sports, reading, hanging out with friends and family, and other
fun activities. Rent an apartment or small house, and avoid buying
into the housing market bubble. Keep your old car, get it fixed
when necessary, and drive it until it dies! If you must purchase
a vehicle, get a reliable make & model that's at least a
few years old.
Next, the money you save should be invested in 1 oz. gold bullion
coins. Buy from a local coin shop and keep them locked away in
a safe place. The U.S. dollar is in deep trouble, and most other
investments will perform horribly during the next decade or so,
due to the economic depression.
Also, if possible, refrain from having children, or at least
postpone this until the late 2010s decade when the depression
will most likely end. Get a vasectomy or tubal ligation, and
adopt kids later if you still desire them.
Finally, don't fall for the incessant lies of the politicians,
the mainstream media, or other so-called "experts"
who tell you what *they* want you to hear. Do your own research
-- especially using the Internet as a great source.
I personally have embarked upon all of these ventures. In April,
for example, I enrolled at Metro Tech in Oklahoma City to learn
a trade in computer repair, and began the course in May. I've
always enjoyed computers, problem-solving, and troubleshooting,
so this seems to be a good fit. Information technology definitely
will *not* go away during the depression, while older equipment
continues to be used due to fiscal constraints. These computers
will need fixing periodically.
The past three months have been the most pivotal time of my entire
life: purging myself of long-held hopes and dreams, replacing
them with new ones, and setting out on a new path to success.
In this Brave New World, financial triumph will *not* entail
a high-paying job (relative to inflation), a nice new car, or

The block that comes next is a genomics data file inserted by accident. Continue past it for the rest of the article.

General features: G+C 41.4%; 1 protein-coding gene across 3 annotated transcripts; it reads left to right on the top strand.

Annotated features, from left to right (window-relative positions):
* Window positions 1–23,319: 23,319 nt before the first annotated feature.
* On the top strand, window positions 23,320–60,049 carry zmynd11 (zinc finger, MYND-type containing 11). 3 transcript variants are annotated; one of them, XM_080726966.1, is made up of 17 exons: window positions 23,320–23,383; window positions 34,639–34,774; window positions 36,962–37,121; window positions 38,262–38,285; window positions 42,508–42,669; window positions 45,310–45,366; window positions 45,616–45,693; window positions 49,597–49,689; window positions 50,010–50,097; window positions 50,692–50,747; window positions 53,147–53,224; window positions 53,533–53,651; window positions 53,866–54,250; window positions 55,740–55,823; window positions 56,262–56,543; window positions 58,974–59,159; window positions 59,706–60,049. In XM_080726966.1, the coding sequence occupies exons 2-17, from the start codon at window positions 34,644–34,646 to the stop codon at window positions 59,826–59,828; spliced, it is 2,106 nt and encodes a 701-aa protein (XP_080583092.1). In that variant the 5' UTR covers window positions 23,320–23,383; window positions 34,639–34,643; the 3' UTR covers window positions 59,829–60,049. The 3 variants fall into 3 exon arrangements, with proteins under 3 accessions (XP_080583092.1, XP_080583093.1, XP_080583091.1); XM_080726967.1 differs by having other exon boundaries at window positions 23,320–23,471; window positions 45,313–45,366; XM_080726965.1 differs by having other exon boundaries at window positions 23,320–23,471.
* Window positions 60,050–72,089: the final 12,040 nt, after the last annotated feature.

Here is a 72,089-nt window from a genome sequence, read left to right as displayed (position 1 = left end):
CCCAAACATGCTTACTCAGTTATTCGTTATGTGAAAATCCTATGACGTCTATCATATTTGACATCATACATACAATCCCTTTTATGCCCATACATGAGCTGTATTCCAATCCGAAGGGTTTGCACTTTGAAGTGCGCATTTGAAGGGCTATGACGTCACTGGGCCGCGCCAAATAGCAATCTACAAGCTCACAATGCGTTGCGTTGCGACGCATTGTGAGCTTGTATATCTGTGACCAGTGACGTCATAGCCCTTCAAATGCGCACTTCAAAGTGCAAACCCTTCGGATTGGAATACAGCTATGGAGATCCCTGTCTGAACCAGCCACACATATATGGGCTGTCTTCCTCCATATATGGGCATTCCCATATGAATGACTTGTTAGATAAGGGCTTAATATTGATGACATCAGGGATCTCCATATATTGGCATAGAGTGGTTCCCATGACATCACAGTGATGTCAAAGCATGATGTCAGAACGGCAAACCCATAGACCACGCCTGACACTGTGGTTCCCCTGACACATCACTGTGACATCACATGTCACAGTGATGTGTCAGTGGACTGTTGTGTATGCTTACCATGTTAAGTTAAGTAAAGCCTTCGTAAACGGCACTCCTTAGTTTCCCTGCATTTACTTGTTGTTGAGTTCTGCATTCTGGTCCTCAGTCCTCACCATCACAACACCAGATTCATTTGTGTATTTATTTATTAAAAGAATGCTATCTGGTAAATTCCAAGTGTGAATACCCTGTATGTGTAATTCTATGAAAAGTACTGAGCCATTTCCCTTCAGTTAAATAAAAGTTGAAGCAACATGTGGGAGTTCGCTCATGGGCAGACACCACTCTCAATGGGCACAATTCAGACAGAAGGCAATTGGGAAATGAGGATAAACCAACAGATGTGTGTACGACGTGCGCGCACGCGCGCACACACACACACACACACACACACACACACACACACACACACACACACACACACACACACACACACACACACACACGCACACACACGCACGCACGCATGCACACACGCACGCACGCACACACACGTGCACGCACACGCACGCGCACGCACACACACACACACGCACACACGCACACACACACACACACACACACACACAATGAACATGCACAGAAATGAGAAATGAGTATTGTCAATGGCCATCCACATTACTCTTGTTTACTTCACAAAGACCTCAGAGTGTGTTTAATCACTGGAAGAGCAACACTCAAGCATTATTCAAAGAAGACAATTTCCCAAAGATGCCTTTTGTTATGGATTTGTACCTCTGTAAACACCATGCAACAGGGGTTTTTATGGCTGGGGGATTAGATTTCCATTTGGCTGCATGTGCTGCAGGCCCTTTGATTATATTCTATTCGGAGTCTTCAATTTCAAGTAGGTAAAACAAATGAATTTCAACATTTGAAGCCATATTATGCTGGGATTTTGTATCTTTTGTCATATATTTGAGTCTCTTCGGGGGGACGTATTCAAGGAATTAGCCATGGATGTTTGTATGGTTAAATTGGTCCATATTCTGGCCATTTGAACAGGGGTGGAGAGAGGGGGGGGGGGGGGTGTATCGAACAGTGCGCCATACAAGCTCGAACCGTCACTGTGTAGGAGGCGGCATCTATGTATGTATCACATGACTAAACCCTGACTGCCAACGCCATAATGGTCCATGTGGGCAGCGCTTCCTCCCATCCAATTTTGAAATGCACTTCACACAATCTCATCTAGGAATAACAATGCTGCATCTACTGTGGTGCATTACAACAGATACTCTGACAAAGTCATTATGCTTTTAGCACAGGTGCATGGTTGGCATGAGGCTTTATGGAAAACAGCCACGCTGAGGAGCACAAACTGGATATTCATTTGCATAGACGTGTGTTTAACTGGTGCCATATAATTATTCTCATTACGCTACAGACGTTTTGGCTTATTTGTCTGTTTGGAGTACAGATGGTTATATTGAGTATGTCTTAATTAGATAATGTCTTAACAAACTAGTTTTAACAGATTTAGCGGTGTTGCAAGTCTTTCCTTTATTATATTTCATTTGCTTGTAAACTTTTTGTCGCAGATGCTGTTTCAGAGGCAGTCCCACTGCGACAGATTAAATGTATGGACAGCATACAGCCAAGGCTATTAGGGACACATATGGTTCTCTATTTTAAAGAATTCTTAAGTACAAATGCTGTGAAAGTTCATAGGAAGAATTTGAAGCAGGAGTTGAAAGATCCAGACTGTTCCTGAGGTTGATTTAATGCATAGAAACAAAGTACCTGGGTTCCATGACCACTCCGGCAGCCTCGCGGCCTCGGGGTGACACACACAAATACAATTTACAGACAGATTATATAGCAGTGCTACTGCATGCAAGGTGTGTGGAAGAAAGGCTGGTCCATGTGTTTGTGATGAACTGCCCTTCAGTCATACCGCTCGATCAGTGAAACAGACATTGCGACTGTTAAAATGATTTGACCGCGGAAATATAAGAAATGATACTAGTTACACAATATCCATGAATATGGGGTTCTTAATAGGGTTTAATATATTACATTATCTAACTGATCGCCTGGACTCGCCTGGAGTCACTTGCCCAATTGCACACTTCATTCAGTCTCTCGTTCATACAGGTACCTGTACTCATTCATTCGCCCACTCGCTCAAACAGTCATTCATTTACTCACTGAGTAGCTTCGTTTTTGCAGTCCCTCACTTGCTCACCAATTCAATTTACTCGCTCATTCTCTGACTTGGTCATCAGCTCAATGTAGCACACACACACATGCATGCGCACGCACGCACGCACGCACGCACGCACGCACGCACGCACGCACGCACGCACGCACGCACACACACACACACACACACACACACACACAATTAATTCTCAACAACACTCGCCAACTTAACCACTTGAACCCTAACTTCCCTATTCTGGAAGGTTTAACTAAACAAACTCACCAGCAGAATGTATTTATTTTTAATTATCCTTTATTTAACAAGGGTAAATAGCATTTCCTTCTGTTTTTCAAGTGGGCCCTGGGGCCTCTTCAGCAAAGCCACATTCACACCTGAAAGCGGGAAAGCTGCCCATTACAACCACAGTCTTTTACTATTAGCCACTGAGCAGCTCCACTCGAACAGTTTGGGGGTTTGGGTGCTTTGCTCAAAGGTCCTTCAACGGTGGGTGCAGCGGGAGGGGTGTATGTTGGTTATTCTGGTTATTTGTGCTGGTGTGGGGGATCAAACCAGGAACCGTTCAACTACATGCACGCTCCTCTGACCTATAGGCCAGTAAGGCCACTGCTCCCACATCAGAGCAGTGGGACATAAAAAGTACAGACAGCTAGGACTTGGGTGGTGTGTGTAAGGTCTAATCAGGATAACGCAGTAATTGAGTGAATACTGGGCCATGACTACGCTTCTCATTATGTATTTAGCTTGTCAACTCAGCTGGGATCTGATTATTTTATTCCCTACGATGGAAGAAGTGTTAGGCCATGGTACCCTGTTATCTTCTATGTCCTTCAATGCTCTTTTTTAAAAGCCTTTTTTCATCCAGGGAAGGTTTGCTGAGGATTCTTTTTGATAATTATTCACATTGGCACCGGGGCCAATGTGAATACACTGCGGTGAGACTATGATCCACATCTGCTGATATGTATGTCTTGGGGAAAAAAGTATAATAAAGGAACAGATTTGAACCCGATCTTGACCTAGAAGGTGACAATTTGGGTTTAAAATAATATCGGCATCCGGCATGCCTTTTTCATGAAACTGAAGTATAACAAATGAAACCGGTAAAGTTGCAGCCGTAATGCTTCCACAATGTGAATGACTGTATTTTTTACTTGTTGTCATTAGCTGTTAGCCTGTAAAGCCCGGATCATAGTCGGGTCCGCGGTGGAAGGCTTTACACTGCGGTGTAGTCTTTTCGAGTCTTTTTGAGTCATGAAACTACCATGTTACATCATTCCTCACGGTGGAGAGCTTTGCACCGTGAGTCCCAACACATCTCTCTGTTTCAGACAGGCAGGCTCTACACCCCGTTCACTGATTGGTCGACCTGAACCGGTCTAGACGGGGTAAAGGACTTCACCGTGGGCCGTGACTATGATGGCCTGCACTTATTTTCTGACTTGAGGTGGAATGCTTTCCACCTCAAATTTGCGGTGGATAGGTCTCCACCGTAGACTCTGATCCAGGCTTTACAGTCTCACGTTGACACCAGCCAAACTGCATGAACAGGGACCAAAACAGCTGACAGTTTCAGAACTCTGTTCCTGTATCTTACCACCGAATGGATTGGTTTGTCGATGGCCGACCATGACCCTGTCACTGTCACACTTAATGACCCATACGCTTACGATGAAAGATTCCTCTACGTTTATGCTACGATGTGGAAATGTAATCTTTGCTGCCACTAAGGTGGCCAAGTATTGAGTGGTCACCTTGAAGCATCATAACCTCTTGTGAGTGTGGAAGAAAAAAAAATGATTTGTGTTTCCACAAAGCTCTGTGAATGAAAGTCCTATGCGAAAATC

a fancy house as did the previous era. Success will mean having
a job, period, and if it's something you enjoy, then that's a
luxurious bonus. Fiscal feat will also imply that you have a
vehicle you can actually drive, and if you can drive it on a
regular basis, that's also a big plus. Residing in a clean, decent
living space will be another sign of success, and it's exceptionally
good if you can afford to live alone or share it with your lover.
And as for finding a "hot chick"... if you can enjoy the above items, along
with the ability to go cruising, dance-clubbing, and dining out
often -- while most other people are eating humble pie, then
acquiring a friendly, good-looking gal should be no trouble at
To sum it up, financial triumph will involve enjoying your present
frugal lifestyle while many others have fallen into poverty.
Nonetheless, the time to live lavishly will come again someday
-- possibly beginning around the year 2020. But now is not the
Personally, this past couple of years hasn't been easy for me.
I would wish to inspire others who may be struggling like I've
been, who are searching for a career while hanging onto the promises
of yesterday with anguish. I would encourage them to learn the
truth about the world, to discard their wishful thinking, and
to develop *new* dreams and success strategies in ways that their
parents and the mainstream "experts" could never understand.
And to those still in high school, I'd hope to persuade them
to listen attentively to any vo-tech recruiters who may visit
their class, and not ignore them like I did. The world has changed,
and it's time to change with it. A plethora of opportunity awaits
us, and the time to chase it is now.
Jun 3, 2004